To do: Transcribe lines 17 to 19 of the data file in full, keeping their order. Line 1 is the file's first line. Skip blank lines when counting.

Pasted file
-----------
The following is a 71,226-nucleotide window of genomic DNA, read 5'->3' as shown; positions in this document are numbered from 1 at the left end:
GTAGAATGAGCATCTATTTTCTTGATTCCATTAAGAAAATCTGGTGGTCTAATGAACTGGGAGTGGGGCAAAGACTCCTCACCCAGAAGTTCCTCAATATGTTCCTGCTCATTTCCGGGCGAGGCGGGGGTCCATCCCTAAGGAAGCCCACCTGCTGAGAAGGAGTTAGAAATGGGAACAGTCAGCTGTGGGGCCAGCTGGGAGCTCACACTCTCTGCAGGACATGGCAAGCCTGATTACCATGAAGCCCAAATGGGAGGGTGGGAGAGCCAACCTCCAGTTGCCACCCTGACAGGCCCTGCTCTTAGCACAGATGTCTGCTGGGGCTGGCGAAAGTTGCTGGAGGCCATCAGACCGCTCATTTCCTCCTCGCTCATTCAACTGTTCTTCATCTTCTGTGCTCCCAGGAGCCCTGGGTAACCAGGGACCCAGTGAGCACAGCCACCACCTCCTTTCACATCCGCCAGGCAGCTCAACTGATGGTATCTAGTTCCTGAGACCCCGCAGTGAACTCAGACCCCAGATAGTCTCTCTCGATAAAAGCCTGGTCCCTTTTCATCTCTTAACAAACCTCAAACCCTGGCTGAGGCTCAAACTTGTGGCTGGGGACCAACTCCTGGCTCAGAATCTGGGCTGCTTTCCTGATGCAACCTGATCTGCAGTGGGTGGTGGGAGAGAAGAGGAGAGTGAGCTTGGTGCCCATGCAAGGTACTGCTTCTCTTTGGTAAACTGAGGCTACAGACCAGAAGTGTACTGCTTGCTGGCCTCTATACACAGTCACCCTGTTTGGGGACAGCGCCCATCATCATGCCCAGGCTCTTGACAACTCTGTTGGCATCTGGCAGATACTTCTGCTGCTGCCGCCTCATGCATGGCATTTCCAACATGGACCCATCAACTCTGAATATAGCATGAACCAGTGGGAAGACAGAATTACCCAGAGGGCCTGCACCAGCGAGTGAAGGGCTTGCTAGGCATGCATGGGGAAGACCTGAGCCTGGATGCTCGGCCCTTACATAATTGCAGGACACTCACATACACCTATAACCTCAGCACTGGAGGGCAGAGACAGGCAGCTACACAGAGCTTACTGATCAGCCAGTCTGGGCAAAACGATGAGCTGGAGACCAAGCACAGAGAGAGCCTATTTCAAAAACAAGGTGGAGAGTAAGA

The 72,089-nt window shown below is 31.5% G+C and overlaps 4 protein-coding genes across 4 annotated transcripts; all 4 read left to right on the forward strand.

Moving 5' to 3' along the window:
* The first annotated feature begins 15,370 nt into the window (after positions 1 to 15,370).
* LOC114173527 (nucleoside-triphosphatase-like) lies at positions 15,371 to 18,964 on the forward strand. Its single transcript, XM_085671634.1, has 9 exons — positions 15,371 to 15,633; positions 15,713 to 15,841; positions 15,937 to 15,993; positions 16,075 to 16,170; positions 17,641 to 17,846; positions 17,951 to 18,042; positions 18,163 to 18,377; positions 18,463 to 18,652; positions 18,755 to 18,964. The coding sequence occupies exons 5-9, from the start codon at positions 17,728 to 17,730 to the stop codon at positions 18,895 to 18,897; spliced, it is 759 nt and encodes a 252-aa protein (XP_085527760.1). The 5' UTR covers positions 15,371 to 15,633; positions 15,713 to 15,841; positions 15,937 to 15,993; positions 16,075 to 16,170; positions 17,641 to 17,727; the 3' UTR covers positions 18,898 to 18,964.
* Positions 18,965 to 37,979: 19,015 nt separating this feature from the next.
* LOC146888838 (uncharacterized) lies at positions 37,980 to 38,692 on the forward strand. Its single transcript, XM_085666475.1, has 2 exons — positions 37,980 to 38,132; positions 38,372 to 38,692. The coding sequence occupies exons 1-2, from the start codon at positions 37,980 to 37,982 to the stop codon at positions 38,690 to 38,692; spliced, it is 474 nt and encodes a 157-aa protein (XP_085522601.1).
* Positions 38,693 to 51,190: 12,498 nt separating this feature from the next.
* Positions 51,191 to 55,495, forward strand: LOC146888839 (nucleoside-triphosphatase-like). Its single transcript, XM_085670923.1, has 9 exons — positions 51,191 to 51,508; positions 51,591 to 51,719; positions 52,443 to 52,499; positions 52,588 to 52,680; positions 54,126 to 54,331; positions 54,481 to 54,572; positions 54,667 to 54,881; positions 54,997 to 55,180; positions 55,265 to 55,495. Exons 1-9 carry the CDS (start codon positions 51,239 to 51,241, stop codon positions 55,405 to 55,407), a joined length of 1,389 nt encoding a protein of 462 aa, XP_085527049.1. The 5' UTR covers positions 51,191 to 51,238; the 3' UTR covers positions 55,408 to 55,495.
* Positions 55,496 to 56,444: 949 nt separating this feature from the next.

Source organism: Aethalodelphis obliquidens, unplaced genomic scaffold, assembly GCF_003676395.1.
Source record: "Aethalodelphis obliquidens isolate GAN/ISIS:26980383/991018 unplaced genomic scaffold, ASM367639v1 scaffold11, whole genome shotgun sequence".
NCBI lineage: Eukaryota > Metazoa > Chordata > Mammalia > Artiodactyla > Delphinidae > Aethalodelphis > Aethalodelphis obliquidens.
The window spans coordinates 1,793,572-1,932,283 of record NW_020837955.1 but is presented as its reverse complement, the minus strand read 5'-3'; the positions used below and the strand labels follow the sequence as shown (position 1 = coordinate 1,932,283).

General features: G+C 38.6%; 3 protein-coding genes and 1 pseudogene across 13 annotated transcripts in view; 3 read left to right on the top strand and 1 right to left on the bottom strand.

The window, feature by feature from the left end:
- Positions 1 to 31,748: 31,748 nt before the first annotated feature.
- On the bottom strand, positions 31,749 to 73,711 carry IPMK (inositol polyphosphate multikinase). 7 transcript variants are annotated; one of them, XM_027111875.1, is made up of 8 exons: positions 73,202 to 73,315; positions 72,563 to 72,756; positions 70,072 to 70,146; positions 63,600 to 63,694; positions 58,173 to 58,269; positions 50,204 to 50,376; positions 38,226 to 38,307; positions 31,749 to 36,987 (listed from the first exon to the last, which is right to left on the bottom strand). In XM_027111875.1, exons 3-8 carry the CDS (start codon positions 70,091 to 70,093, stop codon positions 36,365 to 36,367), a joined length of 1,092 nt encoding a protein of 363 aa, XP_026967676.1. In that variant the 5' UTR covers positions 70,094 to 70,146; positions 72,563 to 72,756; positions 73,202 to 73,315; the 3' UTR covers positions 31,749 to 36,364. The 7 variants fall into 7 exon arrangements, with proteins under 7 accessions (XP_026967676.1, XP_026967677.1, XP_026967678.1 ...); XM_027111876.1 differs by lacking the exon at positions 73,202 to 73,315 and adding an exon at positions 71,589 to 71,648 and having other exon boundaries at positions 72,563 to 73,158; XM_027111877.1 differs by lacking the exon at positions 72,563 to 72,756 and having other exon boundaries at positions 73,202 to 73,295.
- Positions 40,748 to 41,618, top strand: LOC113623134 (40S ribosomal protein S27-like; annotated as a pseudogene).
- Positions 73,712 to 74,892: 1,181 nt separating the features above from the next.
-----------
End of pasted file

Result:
The window, feature by feature from the left end:
- Positions 1 to 31,748: 31,748 nt before the first annotated feature.
- On the bottom strand, positions 31,749 to 73,711 carry IPMK (inositol polyphosphate multikinase). 7 transcript variants are annotated; one of them, XM_027111875.1, is made up of 8 exons: positions 73,202 to 73,315; positions 72,563 to 72,756; positions 70,072 to 70,146; positions 63,600 to 63,694; positions 58,173 to 58,269; positions 50,204 to 50,376; positions 38,226 to 38,307; positions 31,749 to 36,987 (listed from the first exon to the last, which is right to left on the bottom strand). In XM_027111875.1, exons 3-8 carry the CDS (start codon positions 70,091 to 70,093, stop codon positions 36,365 to 36,367), a joined length of 1,092 nt encoding a protein of 363 aa, XP_026967676.1. In that variant the 5' UTR covers positions 70,094 to 70,146; positions 72,563 to 72,756; positions 73,202 to 73,315; the 3' UTR covers positions 31,749 to 36,364. The 7 variants fall into 7 exon arrangements, with proteins under 7 accessions (XP_026967676.1, XP_026967677.1, XP_026967678.1 ...); XM_027111876.1 differs by lacking the exon at positions 73,202 to 73,315 and adding an exon at positions 71,589 to 71,648 and having other exon boundaries at positions 72,563 to 73,158; XM_027111877.1 differs by lacking the exon at positions 72,563 to 72,756 and having other exon boundaries at positions 73,202 to 73,295.